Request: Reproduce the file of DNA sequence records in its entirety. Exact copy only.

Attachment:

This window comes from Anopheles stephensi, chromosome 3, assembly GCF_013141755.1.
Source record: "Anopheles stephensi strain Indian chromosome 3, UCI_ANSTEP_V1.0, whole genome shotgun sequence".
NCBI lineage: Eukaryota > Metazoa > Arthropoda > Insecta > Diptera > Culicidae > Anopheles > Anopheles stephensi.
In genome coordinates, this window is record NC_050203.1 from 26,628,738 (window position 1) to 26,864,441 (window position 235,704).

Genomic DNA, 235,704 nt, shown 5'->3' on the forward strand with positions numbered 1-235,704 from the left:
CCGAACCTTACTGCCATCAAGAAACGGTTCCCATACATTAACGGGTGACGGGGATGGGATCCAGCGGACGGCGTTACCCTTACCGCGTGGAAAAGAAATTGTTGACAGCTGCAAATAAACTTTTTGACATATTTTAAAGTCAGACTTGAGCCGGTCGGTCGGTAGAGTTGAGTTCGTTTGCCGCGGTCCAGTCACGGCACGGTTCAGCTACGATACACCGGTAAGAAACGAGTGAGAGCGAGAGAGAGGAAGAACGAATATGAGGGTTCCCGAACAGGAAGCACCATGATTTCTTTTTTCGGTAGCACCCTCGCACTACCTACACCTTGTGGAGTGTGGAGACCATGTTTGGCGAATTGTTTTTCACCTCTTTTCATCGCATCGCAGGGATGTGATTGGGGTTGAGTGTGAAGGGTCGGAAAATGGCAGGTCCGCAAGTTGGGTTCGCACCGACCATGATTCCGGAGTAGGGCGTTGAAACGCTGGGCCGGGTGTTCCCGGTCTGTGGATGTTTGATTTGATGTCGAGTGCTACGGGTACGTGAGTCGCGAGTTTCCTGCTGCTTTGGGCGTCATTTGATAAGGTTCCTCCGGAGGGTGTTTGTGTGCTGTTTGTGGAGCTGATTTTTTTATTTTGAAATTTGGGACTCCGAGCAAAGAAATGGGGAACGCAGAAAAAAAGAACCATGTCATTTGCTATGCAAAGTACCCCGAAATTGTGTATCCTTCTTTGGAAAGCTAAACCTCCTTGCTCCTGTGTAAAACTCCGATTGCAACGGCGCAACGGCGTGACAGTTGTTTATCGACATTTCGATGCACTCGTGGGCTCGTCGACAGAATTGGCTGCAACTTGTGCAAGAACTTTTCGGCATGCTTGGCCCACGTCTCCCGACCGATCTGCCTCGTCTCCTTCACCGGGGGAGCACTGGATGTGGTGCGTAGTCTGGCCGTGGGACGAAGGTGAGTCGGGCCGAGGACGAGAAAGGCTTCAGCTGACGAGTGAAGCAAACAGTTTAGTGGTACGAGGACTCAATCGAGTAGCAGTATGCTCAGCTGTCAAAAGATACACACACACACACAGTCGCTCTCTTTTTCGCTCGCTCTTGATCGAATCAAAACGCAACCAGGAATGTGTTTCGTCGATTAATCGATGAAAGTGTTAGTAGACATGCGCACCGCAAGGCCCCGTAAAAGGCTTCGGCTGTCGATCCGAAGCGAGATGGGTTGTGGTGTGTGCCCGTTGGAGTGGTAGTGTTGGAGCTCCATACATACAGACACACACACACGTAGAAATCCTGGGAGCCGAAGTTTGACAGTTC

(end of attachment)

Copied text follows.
This window comes from Anopheles stephensi, chromosome 3, assembly GCF_013141755.1.
Source record: "Anopheles stephensi strain Indian chromosome 3, UCI_ANSTEP_V1.0, whole genome shotgun sequence".
NCBI lineage: Eukaryota > Metazoa > Arthropoda > Insecta > Diptera > Culicidae > Anopheles > Anopheles stephensi.
In genome coordinates, this window is record NC_050203.1 from 26,628,738 (window position 1) to 26,864,441 (window position 235,704).

Genomic DNA, 235,704 nt, shown 5'->3' on the forward strand with positions numbered 1-235,704 from the left:
CCGAACCTTACTGCCATCAAGAAACGGTTCCCATACATTAACGGGTGACGGGGATGGGATCCAGCGGACGGCGTTACCCTTACCGCGTGGAAAAGAAATTGTTGACAGCTGCAAATAAACTTTTTGACATATTTTAAAGTCAGACTTGAGCCGGTCGGTCGGTAGAGTTGAGTTCGTTTGCCGCGGTCCAGTCACGGCACGGTTCAGCTACGATACACCGGTAAGAAACGAGTGAGAGCGAGAGAGAGGAAGAACGAATATGAGGGTTCCCGAACAGGAAGCACCATGATTTCTTTTTTCGGTAGCACCCTCGCACTACCTACACCTTGTGGAGTGTGGAGACCATGTTTGGCGAATTGTTTTTCACCTCTTTTCATCGCATCGCAGGGATGTGATTGGGGTTGAGTGTGAAGGGTCGGAAAATGGCAGGTCCGCAAGTTGGGTTCGCACCGACCATGATTCCGGAGTAGGGCGTTGAAACGCTGGGCCGGGTGTTCCCGGTCTGTGGATGTTTGATTTGATGTCGAGTGCTACGGGTACGTGAGTCGCGAGTTTCCTGCTGCTTTGGGCGTCATTTGATAAGGTTCCTCCGGAGGGTGTTTGTGTGCTGTTTGTGGAGCTGATTTTTTTATTTTGAAATTTGGGACTCCGAGCAAAGAAATGGGGAACGCAGAAAAAAAGAACCATGTCATTTGCTATGCAAAGTACCCCGAAATTGTGTATCCTTCTTTGGAAAGCTAAACCTCCTTGCTCCTGTGTAAAACTCCGATTGCAACGGCGCAACGGCGTGACAGTTGTTTATCGACATTTCGATGCACTCGTGGGCTCGTCGACAGAATTGGCTGCAACTTGTGCAAGAACTTTTCGGCATGCTTGGCCCACGTCTCCCGACCGATCTGCCTCGTCTCCTTCACCGGGGGAGCACTGGATGTGGTGCGTAGTCTGGCCGTGGGACGAAGGTGAGTCGGGCCGAGGACGAGAAAGGCTTCAGCTGACGAGTGAAGCAAACAGTTTAGTGGTACGAGGACTCAATCGAGTAGCAGTATGCTCAGCTGTCAAAAGATACACACACACACACAGTCGCTCTCTTTTTCGCTCGCTCTTGATCGAATCAAAACGCAACCAGGAATGTGTTTCGTCGATTAATCGATGAAAGTGTTAGTAGACATGCGCACCGCAAGGCCCCGTAAAAGGCTTCGGCTGTCGATCCGAAGCGAGATGGGTTGTGGTGTGTGCCCGTTGGAGTGGTAGTGTTGGAGCTCCATACATACAGACACACACACACGTAGAAATCCTGGGAGCCGAAGTTTGACAGTTC